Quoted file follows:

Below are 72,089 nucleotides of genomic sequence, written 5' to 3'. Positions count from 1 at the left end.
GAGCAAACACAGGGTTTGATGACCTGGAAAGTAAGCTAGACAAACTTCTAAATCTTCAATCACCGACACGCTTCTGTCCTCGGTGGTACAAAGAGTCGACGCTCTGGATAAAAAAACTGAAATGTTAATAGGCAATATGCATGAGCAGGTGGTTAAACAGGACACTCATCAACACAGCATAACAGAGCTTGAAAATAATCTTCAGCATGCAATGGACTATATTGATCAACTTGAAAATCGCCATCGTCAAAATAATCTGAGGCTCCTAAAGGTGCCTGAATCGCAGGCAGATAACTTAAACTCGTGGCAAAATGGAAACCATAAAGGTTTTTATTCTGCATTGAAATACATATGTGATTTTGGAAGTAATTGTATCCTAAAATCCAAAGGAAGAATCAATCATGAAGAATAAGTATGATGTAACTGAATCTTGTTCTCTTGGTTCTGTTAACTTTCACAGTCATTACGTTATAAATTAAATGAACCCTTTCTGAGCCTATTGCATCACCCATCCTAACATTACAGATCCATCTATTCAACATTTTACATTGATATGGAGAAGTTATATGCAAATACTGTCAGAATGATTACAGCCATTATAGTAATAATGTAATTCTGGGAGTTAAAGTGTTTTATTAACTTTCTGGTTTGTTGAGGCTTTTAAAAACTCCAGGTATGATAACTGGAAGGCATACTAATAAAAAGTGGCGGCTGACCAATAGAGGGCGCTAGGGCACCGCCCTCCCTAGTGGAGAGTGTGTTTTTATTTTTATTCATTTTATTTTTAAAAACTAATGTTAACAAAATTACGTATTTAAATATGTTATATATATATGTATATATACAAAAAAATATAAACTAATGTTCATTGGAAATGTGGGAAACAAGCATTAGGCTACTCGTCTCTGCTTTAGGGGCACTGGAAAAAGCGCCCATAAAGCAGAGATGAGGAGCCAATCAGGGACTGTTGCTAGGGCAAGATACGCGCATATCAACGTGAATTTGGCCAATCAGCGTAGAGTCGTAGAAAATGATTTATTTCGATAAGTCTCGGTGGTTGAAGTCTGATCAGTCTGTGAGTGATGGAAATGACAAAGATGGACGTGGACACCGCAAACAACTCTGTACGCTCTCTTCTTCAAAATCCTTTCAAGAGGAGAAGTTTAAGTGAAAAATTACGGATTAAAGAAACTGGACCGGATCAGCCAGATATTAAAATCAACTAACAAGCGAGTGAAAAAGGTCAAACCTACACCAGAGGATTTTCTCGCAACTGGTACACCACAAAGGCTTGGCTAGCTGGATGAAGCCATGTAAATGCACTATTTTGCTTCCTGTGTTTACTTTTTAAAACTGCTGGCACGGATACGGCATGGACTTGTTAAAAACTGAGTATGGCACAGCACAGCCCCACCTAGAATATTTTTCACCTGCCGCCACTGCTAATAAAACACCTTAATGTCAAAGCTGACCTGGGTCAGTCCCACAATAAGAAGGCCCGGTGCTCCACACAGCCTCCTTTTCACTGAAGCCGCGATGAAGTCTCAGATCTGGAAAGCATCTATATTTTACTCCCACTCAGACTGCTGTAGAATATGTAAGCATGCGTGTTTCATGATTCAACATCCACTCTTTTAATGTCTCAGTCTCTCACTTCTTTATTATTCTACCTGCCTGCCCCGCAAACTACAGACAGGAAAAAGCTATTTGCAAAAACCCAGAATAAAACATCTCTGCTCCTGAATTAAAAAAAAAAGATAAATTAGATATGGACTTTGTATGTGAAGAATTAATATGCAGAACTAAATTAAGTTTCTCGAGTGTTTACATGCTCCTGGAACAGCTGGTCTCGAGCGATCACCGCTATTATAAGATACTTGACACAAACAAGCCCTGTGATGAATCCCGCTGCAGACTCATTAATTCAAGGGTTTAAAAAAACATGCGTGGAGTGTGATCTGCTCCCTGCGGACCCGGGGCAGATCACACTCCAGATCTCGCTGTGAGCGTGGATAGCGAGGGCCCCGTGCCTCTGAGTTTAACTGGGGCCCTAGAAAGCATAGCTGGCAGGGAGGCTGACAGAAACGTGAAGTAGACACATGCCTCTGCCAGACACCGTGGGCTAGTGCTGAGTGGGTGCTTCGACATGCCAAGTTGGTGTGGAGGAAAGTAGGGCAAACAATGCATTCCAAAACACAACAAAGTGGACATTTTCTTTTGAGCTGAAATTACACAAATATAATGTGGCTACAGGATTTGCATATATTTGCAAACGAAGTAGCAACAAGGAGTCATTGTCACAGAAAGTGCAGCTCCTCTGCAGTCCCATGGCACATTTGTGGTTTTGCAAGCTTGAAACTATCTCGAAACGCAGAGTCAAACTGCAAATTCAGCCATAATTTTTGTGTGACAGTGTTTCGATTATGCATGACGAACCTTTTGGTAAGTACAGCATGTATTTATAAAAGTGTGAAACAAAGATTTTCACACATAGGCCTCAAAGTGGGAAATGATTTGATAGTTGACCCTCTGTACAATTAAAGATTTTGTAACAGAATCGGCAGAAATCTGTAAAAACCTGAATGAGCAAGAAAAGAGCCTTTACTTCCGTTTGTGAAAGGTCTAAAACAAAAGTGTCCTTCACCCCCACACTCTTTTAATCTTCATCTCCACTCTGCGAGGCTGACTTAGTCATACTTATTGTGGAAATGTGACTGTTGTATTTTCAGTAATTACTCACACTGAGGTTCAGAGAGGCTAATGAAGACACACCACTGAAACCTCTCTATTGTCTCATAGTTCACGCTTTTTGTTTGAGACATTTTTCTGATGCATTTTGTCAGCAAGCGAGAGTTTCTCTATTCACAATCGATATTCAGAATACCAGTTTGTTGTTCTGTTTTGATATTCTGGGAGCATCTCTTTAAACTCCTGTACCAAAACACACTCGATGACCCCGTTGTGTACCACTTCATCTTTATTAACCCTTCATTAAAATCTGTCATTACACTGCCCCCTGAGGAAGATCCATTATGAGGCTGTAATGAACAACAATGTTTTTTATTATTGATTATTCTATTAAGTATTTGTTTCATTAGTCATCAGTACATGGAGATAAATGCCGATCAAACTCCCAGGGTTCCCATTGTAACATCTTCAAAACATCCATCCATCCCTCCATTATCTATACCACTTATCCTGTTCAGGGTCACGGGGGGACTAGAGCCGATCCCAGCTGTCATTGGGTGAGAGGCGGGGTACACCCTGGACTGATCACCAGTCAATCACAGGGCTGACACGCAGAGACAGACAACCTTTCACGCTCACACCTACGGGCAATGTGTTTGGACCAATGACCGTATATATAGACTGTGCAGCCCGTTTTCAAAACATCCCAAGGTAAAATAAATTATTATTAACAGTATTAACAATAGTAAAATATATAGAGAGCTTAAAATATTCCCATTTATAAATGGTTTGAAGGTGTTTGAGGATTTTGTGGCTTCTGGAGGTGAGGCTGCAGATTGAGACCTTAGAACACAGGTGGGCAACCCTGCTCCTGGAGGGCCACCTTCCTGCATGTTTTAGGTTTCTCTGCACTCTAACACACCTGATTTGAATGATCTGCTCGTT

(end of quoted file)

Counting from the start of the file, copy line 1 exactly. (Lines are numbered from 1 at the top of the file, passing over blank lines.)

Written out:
Below are 72,089 nucleotides of genomic sequence, written 5' to 3'. Positions count from 1 at the left end.